Dr. Morgan's team tested this by studying soldiers in prisoner-of-war training simulations. These soldiers were subjected to interrogation techniques that are already known to increase the body's stress response. The results were striking: Despite being alone in a room with the interrogator who tormented them for over half an hour, the soldiers were not very good at picking the interrogator out of a live lineup (26 percent accuracy), a photo spread (33 percent accuracy), or a sequence of photos (49 percent accuracy). Showing the victim a picture of the interrogator taken in the actual interrogation room boosted the accuracy to just over 60 percent. For non-stressful interrogations, the accuracy rate was about 76 percent.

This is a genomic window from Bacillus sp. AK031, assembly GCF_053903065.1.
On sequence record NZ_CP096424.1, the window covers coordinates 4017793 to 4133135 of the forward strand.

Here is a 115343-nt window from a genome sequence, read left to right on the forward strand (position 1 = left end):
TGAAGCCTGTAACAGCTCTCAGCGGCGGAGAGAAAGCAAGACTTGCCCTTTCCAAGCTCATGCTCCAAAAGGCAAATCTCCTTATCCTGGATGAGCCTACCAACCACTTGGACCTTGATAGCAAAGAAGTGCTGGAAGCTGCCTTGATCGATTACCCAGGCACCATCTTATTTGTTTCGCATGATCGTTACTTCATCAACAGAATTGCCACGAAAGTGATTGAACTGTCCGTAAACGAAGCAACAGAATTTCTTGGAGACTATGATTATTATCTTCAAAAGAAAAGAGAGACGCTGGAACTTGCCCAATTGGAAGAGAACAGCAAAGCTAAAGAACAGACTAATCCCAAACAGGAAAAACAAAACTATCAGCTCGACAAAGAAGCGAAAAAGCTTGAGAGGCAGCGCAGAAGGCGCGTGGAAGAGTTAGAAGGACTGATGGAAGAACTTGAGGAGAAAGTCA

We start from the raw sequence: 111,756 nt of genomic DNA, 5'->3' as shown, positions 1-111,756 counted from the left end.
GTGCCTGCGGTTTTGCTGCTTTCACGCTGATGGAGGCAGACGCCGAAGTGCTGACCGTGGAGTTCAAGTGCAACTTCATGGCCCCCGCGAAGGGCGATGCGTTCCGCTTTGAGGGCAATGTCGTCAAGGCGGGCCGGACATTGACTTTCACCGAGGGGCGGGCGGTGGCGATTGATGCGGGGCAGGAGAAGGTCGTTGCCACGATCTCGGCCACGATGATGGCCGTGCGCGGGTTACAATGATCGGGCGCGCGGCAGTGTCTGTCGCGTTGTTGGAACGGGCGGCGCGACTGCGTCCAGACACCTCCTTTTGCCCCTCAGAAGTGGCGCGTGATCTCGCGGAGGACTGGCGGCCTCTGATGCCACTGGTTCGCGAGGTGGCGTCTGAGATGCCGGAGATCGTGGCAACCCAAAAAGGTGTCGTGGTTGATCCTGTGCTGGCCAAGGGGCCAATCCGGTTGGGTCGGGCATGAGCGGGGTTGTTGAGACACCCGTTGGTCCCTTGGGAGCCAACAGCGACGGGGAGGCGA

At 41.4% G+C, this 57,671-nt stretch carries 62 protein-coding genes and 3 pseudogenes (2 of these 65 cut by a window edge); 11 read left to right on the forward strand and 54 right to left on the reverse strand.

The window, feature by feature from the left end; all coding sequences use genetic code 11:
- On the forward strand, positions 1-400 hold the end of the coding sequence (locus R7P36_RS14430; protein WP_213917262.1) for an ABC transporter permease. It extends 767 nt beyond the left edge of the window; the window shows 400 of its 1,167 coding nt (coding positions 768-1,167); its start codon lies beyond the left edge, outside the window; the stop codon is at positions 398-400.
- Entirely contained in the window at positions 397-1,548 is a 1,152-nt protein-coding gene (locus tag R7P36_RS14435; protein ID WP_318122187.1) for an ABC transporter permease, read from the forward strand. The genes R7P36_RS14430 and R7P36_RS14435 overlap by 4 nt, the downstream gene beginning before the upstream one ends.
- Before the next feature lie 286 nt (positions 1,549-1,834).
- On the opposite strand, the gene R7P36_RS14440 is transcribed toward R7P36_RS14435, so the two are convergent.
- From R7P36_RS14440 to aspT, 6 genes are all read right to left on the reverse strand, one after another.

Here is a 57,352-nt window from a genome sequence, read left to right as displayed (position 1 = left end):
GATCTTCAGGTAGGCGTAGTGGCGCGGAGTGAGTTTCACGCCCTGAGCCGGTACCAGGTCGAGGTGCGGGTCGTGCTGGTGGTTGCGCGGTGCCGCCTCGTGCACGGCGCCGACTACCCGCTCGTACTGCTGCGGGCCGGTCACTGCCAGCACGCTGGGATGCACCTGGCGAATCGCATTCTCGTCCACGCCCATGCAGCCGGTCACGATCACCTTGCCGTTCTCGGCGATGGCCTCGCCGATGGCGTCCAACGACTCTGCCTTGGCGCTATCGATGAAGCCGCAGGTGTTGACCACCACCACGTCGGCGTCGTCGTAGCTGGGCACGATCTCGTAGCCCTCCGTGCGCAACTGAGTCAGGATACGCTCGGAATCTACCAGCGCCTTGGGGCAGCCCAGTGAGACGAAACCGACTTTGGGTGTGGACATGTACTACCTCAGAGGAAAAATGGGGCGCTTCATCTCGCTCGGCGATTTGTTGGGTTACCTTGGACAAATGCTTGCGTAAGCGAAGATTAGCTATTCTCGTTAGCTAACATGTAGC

This study not only showed that the testimony of crime victims and former POW's may be very unreliable, but also confirmed that some identification techniques worked better than others. The "photo sequence" technique, in which the victim is shown a photo of a suspect and asked "Is this the person who attacked you?" before moving on to another photo, worked much better than a traditional police lineup. Past studies have suggested that this technique helps victims judge each suspect individually. In this study, victims who were shown a photo sequence were more likely to correctly identify the interrogator, and more likely to know when the interrogator wasn't in the lineup at all. However, false positives (when the victim fingered the wrong person) were just as common among all the victims.